Bit Parts for Expats

bit parts for expats

Martin Cooke

There are a surprising number of opportunities for expats on terrible Russian TV shows. The TV shows I refer to are not terrible because they are Russian, the same story applies in the Japanese, British, Ozzie, Mongolian etc., soaps, dramas and sit-coms industry. Television is the best of worlds and the worst of worlds, all over the world.

The 1,000 yard stare I saw exhibited by some of the leading actors on the expat-glutted STS drama ‘Londongrad’ told me all I needed to know but was afraid to ask about the joys of being locked on a film set for 14 hours a day, every day of your life, for all eternity, or until the final wrap, whichever ends the horrible misery soonest.

The woeful Londongrad series testifies to the fact that the quality of bona fide acting opportunities in Russian soap operas are necessarily limited, but the quantity of opportunities to turn your way into people’s living rooms is undoubtedly favourable and the good news is that Russian casting directors are so desperate for foreigner faces, (as my esteemed colleague who shall remain nameless, Peter, an otherwise talented and epicurean man, who couldn’t out-act a coat hanger, can testify), that they will take literally anybody with a foreign passport. Well, almost.

Peter is actually in high demand as the ‘mad foreign professor’ type but when the offers came flooding in after his premiere role as ‘highly eccentric foreigner’ he became star-struck and demanded diva-esque conditions be inserted into his contract negotiations. “Cups of hot cocoa on demand and a body double for speaking actual words”, that kind of thing. The unreasonable wannabe actors who merely give you a hard time and expect you to iron and pack their underpants for them and give them a little peck on the cheek as you pack them off into the film company limo are positive charmers next to the sleazy buggers who outright rip you off and cheat you and your family by refusing to pay your commission once they get their tawdry paws on the bulging pay packet you negotiated for them. Grrrr, gnash.

The main role you will be expected to play is: ‘foreigner.’  This role is not very exacting in that it usually requires you to exactly live up to a very mundane stereotype which you mustn’t deviate from. Acting talent per se, is a positive obstacle or impediment to success in Russian TV. Having a big nose is much more important. Fortunately, there are lots of big noses with no acting ability who are perfectly willing to take on one of these ‘drivelling foreign businessman’ type roles. Roles which I have been asked to play do indeed include, ‘foreign businessman’, ‘foreign rapist’, ‘foreign spy’, ‘criminal foreigner’, ‘general purpose foreign idiot’, ‘lying foreign journalist’, ‘foreigner with big nose’ (yes!) and the ubiquitous, ‘foreign lover whose girlfriend’s dad hates his guts.’ In fairness I would have to sympathize with the dad here.

Even if the TV show is verging on the credible, your part in it will assuredly be inane. And you won’t get paid much either.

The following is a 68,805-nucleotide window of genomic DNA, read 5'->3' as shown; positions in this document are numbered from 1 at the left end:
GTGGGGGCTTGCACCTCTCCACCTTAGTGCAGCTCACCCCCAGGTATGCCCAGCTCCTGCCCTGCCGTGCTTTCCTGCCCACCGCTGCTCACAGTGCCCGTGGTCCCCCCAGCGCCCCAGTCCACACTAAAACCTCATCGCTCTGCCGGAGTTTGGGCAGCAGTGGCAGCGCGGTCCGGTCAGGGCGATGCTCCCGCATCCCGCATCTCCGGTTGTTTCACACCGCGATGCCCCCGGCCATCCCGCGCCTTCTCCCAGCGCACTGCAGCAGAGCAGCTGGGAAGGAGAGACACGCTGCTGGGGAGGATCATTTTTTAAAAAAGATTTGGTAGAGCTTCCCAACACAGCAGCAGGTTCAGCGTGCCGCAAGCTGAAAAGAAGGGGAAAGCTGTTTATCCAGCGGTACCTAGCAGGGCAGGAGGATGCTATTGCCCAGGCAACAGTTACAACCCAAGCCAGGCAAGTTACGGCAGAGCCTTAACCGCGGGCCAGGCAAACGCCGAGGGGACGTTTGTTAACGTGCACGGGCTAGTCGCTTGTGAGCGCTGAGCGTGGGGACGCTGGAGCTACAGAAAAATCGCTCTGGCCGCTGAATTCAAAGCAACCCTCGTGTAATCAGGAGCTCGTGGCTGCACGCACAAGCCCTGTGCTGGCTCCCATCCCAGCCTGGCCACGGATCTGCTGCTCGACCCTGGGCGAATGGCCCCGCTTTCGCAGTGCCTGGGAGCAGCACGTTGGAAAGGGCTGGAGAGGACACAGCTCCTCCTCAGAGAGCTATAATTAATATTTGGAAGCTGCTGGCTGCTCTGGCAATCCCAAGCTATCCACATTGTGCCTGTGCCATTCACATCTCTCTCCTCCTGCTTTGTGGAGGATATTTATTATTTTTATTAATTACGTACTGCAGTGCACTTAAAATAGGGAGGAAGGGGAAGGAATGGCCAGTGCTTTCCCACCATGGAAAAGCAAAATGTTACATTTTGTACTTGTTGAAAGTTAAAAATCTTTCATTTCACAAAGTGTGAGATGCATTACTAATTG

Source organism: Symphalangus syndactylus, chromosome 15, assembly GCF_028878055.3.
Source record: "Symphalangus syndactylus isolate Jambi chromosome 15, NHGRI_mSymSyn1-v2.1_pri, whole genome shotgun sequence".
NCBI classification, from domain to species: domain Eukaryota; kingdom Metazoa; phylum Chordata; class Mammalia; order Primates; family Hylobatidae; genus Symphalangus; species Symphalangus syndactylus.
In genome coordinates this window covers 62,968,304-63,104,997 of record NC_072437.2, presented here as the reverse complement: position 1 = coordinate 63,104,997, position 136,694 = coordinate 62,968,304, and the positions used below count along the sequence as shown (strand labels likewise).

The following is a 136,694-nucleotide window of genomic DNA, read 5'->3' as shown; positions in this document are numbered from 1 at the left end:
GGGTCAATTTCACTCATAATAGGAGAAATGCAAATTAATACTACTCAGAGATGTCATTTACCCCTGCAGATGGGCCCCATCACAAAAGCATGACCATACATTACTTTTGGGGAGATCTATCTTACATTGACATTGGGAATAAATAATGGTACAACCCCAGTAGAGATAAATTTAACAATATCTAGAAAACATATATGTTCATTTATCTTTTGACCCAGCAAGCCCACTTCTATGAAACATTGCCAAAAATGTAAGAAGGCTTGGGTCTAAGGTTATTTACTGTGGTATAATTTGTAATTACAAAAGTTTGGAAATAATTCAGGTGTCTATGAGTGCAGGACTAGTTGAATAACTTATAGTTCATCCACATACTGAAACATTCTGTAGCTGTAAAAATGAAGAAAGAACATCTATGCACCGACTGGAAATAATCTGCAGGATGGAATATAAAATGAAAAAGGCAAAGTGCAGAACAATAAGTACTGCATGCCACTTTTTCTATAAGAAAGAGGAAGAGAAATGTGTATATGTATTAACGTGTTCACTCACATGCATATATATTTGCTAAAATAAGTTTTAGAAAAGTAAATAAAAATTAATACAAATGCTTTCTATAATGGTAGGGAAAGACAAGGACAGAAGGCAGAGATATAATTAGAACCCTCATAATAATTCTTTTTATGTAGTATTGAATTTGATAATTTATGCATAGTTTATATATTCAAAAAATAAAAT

“But we could get Sophia Loren for that kind of money in Tarkovski’s day!” They protest, genuinely alarmed about your scandalous demands for 200 euros a day.

“And besides, Todorovski is directing this one!!”

Ah, yes. The old; legendary master, the new Carl Theodore Dreyer, the one who did that epic movie about a train crash, you’ll be working with him and he wants you personally for this part, ploy.

“Really? He wants to work with me does he?” Puffs chest out. “ He must have heard about my legendary bit part as “stupid foreigner with big nose” in Pavel Ruminov’s award winning docudrama, “Flurry of happenings” Ok, what’s the role?”

“That’s right! He wants you! The role is…” (Rustle of paper…) “Foreigner!”

“Does the character have a name?”

“Yes, ‘Foreigner’.”

“Sounds great. What does he do?”

“He orders a pizza whilst something important happens, then a policeman beats him up and saves the girl.”

“Fantastic. Are there any lines?”

“Let me see.” Rustle of paper again. “Two scenes, pizza scene, you can improvise the dialogue there, ‘margarita’ for example, and the beating scene, where you have to say ‘Ouch’ and ‘Grnf.’”

“Awesome.”

“You’ll do it?”

“What’s the pay?”

“Pay? You want pay?” She picks up the phone. “He wants pay!”

“Yeah, ‘pay’, exchange of payment in return for services rendered.”

“But it’s for Todorovski! He was the scriptwriter on Stalker!”

And so it goes.

Sir Ralph Richardson advised a young actor playing a part whose character is killed in the second act, not to get so drunk during the third act that he would fall into the orchestra pit during the bow. My advice would be this: if you have two or three scenes playing ‘idiot foreign business man who gets caught with his pants down in a compromising act with a lady of ill repute’ in a stinking wretched film, which had its 6 million dollar budget largely stolen by its producers; then please don’t accept an invitation to the premiere, lest you find yourself invited on stage at the Moscow film festival only to be roundly laughed at by 1,200 cheated film fans who will easily recognize your big nose thereafter and accidentally on purpose splash your shiny film premiere shoes, in revenge, when they recognize you in the toilet, ‘cos that’s what happened to me.’ I wouldn’t wish this humiliation on anyone, except that is for one or two unscrupulous expat bit partists I can think of.